Content v Mode

When building a blended learning course, you need to understand the difference between content and mode. With content, this explains the instructional materials including lectures, assignments, and readings. On the other hand, mode describes the method in which the information is provided such as discussion boards, textbooks, videos. When you differentiate these two factors, you can soon work out which is the best form of delivery for the end-user. With lectures, for example, they can be given both inside and outside of class using online resources. If interaction is important during the lecture, you might decide to go for in-class lectures because you can include various activities and peer instructions.

Plan Learning Time

Finally, we recommend planning when each piece of learning actually occurs within your blended course design. When feedback is required or you would prefer the learners to work together to build on their knowledge, this will need in-class sessions. With homework, reading, and these tasks, learning can take place at home. Essentially, you want to build a learning map of when and how they will learn each step of the process. By doing this, you almost control their progress whilst offering sessions to build on knowledge after the initial learning.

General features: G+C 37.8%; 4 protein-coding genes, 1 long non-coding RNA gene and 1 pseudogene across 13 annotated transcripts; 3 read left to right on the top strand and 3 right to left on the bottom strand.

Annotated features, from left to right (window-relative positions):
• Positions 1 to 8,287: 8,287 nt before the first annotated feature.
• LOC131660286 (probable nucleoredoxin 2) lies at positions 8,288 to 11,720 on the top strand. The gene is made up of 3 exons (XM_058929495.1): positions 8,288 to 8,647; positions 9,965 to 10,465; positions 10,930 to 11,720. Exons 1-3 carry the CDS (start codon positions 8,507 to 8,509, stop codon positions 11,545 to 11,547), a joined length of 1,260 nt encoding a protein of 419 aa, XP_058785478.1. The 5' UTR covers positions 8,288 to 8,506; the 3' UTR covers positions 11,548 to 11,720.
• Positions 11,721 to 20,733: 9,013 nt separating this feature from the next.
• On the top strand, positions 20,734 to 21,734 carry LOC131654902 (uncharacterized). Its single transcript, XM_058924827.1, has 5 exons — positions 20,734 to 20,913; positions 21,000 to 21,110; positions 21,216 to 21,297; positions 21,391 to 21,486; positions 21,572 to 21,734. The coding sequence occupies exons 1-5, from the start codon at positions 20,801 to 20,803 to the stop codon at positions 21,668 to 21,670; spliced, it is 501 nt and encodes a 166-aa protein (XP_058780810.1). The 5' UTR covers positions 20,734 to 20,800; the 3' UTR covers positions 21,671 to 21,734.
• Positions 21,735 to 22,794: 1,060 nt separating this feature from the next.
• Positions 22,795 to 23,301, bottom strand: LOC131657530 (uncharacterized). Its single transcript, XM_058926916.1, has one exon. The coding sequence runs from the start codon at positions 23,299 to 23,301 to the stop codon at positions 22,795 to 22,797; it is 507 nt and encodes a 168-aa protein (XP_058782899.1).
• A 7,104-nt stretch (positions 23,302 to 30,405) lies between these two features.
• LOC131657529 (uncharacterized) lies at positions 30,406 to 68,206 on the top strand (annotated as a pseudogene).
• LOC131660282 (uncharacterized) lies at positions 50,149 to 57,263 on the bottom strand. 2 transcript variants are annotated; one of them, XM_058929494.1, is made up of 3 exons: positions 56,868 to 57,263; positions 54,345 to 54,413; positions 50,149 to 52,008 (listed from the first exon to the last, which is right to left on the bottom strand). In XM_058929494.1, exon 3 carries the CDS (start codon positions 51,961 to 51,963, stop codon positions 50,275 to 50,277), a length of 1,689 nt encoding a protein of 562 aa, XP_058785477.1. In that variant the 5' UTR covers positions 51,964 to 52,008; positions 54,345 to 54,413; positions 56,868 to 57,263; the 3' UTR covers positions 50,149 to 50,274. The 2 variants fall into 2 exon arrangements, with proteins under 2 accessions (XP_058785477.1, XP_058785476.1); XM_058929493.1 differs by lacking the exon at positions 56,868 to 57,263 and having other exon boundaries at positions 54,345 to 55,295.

For many, the blended course design process is one filled with stress and it can take up to six months. Therefore, you must always remain patient and determined because the results will come if you do it correctly. If possible, have tests continuously so you can receive feedback and keep improving the course. If you do this and follow the tips above, there is no reason why your blended learning course can’t be a hit with the learners!

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About the author

Kasper Spiro is the CEO of Easygenerator and a recognized thought leader in the world of e-learning. With over 30 years of experience, he is a frequently asked keynote speaker and well-renowned blogger within the e-learning community.